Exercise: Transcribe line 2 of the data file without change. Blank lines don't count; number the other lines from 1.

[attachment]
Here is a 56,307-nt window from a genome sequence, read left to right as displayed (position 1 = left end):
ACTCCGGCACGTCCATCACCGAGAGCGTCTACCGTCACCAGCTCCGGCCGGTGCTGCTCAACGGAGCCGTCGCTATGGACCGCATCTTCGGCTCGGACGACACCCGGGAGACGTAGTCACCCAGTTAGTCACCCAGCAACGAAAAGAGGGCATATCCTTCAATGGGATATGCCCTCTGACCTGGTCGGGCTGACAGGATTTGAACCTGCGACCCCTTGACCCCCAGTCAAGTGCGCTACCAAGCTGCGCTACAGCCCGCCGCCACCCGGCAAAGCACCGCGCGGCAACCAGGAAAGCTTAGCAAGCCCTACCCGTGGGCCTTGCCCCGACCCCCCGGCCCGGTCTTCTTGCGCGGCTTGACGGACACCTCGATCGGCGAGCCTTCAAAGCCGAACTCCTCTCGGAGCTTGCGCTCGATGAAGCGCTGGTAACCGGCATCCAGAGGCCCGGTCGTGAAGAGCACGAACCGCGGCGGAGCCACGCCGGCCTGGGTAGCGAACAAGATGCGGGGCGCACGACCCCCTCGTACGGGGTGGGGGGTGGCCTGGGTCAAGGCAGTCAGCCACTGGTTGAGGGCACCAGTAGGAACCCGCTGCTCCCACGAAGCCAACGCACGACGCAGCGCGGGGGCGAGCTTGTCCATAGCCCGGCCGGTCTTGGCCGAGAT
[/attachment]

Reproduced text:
ACTCCGGCACGTCCATCACCGAGAGCGTCTACCGTCACCAGCTCCGGCCGGTGCTGCTCAACGGAGCCGTCGCTATGGACCGCATCTTCGGCTCGGACGACACCCGGGAGACGTAGTCACCCAGTTAGTCACCCAGCAACGAAAAGAGGGCATATCCTTCAATGGGATATGCCCTCTGACCTGGTCGGGCTGACAGGATTTGAACCTGCGACCCCTTGACCCCCAGTCAAGTGCGCTACCAAGCTGCGCTACAGCCCGCCGCCACCCGGCAAAGCACCGCGCGGCAACCAGGAAAGCTTAGCAAGCCCTACCCGTGGGCCTTGCCCCGACCCCCCGGCCCGGTCTTCTTGCGCGGCTTGACGGACACCTCGATCGGCGAGCCTTCAAAGCCGAACTCCTCTCGGAGCTTGCGCTCGATGAAGCGCTGGTAACCGGCATCCAGAGGCCCGGTCGTGAAGAGCACGAACCGCGGCGGAGCCACGCCGGCCTGGGTAGCGAACAAGATGCGGGGCGCACGACCCCCTCGTACGGGGTGGGGGGTGGCCTGGGTCAAGGCAGTCAGCCACTGGTTGAGGGCACCAGTAGGAACCCGCTGCTCCCACGAAGCCAACGCACGACGCAGCGCGGGGGCGAGCTTGTCCATAGCCCGGCCGGTCTTGGCCGAGAT